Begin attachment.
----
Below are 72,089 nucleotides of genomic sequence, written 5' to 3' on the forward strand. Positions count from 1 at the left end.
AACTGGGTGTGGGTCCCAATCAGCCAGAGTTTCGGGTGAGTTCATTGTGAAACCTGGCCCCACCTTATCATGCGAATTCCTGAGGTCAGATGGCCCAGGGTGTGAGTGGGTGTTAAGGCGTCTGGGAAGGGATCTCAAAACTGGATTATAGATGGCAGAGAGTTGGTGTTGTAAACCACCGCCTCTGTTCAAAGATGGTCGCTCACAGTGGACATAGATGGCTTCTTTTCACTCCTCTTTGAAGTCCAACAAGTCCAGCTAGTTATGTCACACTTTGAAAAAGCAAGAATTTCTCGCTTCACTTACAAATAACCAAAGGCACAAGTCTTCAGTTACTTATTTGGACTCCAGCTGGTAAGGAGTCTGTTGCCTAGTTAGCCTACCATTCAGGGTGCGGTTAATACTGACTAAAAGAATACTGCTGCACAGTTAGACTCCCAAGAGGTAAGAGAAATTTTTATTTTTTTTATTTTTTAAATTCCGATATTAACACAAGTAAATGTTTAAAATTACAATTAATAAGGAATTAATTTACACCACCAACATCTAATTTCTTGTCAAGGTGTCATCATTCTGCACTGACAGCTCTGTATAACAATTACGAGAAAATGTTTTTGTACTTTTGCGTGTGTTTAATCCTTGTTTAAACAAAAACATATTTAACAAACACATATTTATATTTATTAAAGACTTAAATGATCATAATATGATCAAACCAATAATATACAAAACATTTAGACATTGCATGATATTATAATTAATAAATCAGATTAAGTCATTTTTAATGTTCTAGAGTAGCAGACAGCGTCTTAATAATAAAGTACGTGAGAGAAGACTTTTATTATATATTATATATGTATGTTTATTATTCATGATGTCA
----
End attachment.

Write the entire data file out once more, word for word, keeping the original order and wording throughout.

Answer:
Below are 72,089 nucleotides of genomic sequence, written 5' to 3' on the forward strand. Positions count from 1 at the left end.
AACTGGGTGTGGGTCCCAATCAGCCAGAGTTTCGGGTGAGTTCATTGTGAAACCTGGCCCCACCTTATCATGCGAATTCCTGAGGTCAGATGGCCCAGGGTGTGAGTGGGTGTTAAGGCGTCTGGGAAGGGATCTCAAAACTGGATTATAGATGGCAGAGAGTTGGTGTTGTAAACCACCGCCTCTGTTCAAAGATGGTCGCTCACAGTGGACATAGATGGCTTCTTTTCACTCCTCTTTGAAGTCCAACAAGTCCAGCTAGTTATGTCACACTTTGAAAAAGCAAGAATTTCTCGCTTCACTTACAAATAACCAAAGGCACAAGTCTTCAGTTACTTATTTGGACTCCAGCTGGTAAGGAGTCTGTTGCCTAGTTAGCCTACCATTCAGGGTGCGGTTAATACTGACTAAAAGAATACTGCTGCACAGTTAGACTCCCAAGAGGTAAGAGAAATTTTTATTTTTTTTATTTTTTAAATTCCGATATTAACACAAGTAAATGTTTAAAATTACAATTAATAAGGAATTAATTTACACCACCAACATCTAATTTCTTGTCAAGGTGTCATCATTCTGCACTGACAGCTCTGTATAACAATTACGAGAAAATGTTTTTGTACTTTTGCGTGTGTTTAATCCTTGTTTAAACAAAAACATATTTAACAAACACATATTTATATTTATTAAAGACTTAAATGATCATAATATGATCAAACCAATAATATACAAAACATTTAGACATTGCATGATATTATAATTAATAAATCAGATTAAGTCATTTTTAATGTTCTAGAGTAGCAGACAGCGTCTTAATAATAAAGTACGTGAGAGAAGACTTTTATTATATATTATATATGTATGTTTATTATTCATGATGTCA